Classroom Interventions

You may have received a letter from the ARC explaining that one (or more) of your students receive certain classroom interventions from the ARC for Learning and Attention Issues.* If so, the student (or students) need to contact you at least one week prior to the first exam if they intend to use their interventions. It is the student's responsibility to initiate this contact. Once you are contacted by the student, you will need to organize a time/space to accommodate the interventions that are listed in the email you received from the ARC.

Types of Interventions

1.5 Extended Time

Some students require additional time due to the limitations of their attention and learning issues. Extended time for an exam does not guarantee a student will be able to complete the test, but it creates a level playing field for students who require more time for certain types of activities, such as processing information, reading, etc.

Minimal Distraction Testing Environment

A significant percentage of students with classroom interventions from the ARC have functional limitations that can include auditory, visual and attention challenges. Reducing or eliminating visual and/or auditory “noise” can significantly help these students.

Facilitating the Intervention

Extended Time can be managed in a number of different ways, including: 

  • starting the exam earlier than the scheduled start time
  • remaining after the exam is scheduled to end
  • scheduling the exam at another time

Minimal Distraction Environment needs to be a space free from distractions. This can be:  

  • departmental conference room
  • space in the library
  • an empty classroom nearby 

Minimal distraction environment needs to be for the duration of the exam. For example, starting a student out in one location and then moving them part way through the exam is considered a distraction as it may significantly disrupt the student’s focus, processing, and tracking of information. Occasional distractions — such as on office where people periodically come in and out — are still considered distractions.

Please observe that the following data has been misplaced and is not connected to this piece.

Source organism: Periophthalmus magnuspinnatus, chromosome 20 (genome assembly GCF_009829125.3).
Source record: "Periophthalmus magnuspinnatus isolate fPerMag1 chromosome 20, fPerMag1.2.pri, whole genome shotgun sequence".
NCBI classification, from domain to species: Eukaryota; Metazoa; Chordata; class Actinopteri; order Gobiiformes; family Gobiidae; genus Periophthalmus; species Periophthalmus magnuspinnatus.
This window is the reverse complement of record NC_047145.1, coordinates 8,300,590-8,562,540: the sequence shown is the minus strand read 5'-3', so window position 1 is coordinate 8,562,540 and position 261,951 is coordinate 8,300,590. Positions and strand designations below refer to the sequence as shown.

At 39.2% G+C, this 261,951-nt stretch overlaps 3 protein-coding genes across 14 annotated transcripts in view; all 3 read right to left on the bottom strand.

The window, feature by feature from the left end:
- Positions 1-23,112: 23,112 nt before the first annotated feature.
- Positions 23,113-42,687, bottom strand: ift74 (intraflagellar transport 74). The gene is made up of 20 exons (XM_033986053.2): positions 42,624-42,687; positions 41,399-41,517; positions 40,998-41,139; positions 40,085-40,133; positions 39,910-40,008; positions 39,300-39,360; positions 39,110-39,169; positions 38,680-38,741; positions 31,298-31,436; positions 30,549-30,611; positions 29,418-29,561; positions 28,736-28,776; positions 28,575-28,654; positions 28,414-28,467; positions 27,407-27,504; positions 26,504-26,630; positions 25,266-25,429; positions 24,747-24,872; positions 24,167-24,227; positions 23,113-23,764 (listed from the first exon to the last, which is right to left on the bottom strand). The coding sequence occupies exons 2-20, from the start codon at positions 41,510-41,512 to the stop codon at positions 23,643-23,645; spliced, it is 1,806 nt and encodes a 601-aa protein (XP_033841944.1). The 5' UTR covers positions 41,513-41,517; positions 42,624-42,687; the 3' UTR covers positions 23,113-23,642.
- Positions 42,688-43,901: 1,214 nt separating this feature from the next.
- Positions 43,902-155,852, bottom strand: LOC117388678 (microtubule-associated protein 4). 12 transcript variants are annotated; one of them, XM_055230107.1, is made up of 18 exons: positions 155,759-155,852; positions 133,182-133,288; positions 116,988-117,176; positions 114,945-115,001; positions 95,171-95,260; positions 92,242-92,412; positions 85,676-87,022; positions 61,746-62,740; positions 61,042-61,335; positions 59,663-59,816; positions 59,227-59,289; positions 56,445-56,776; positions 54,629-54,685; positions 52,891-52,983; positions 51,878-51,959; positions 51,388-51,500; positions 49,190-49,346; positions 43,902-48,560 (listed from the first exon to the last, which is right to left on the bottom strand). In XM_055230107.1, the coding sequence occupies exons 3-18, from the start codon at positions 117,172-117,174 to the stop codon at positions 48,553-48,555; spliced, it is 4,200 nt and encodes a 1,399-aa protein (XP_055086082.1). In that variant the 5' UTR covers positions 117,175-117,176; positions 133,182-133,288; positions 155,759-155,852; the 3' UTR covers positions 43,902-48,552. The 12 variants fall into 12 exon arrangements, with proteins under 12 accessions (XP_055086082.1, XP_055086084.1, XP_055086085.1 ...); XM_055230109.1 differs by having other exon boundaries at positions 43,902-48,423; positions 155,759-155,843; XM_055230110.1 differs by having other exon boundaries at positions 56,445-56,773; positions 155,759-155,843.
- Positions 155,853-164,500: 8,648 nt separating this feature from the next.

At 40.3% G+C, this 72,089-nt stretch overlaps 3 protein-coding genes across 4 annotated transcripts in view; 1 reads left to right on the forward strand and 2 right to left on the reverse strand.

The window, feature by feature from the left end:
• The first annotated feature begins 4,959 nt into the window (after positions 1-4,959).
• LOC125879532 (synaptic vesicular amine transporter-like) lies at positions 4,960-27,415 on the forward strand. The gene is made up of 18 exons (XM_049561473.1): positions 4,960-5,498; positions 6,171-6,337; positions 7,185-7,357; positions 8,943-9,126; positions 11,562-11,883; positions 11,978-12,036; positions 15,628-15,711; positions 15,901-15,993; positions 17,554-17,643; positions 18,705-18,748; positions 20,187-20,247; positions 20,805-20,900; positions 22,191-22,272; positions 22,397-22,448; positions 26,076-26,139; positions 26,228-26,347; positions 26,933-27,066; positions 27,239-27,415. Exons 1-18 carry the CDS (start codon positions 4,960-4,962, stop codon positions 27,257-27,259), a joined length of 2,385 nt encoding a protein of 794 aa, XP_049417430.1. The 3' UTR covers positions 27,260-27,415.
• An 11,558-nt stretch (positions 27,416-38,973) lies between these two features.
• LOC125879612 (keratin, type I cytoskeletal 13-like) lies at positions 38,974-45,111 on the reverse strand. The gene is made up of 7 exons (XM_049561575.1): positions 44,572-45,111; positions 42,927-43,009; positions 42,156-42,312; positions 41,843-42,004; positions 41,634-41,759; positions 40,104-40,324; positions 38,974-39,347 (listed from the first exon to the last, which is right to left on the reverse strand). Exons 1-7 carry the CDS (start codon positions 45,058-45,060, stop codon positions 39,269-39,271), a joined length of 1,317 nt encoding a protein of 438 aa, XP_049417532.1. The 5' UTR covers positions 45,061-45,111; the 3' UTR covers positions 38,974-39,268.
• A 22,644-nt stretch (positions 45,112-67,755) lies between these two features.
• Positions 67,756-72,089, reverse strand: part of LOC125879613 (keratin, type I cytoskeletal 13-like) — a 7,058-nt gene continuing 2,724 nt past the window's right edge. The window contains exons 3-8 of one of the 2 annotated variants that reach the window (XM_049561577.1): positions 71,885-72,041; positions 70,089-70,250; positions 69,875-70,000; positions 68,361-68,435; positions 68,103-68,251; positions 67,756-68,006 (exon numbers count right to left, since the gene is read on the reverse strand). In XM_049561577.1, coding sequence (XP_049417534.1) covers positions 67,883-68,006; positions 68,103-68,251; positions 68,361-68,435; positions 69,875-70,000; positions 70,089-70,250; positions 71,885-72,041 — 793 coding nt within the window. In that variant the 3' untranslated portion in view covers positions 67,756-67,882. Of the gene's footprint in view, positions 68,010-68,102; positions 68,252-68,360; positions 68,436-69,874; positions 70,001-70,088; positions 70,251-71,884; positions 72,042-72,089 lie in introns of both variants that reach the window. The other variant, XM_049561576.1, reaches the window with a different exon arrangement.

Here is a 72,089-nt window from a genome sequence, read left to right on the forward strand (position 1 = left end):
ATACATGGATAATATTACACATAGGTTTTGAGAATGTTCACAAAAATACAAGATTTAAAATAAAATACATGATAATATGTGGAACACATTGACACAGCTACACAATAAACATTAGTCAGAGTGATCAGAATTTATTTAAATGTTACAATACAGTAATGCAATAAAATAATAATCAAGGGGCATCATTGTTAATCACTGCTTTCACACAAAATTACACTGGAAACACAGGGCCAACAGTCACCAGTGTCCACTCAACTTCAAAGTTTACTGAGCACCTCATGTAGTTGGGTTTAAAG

Other Considerations

Legally, students have a right NOT to be identified as disabled, if they so choose, but they will not get interventions from the ARC unless they identify themselves and register with the Academic Resource Center. This is also their choice. For some students, it is difficult to have to identify yourself, time after time, as being "different", especially for the student whose disability is invisible.

If you have any questions, concerns, or would like to speak with us further about any aspect of providing your students with the appropriate interventions, please do not hesitate to contact us — we would be happy to talk with you!

*ARC services are not legally mandated. Some students are entitled to legal accommodations if they meet eligibility requirements established by the Americans with Disabilities Act of 1990 (A.D.A.) and subsequent amendments.  Students who wish to be considered for reasonable accommodations under the A.D.A. should contact the Student Disability Access Office.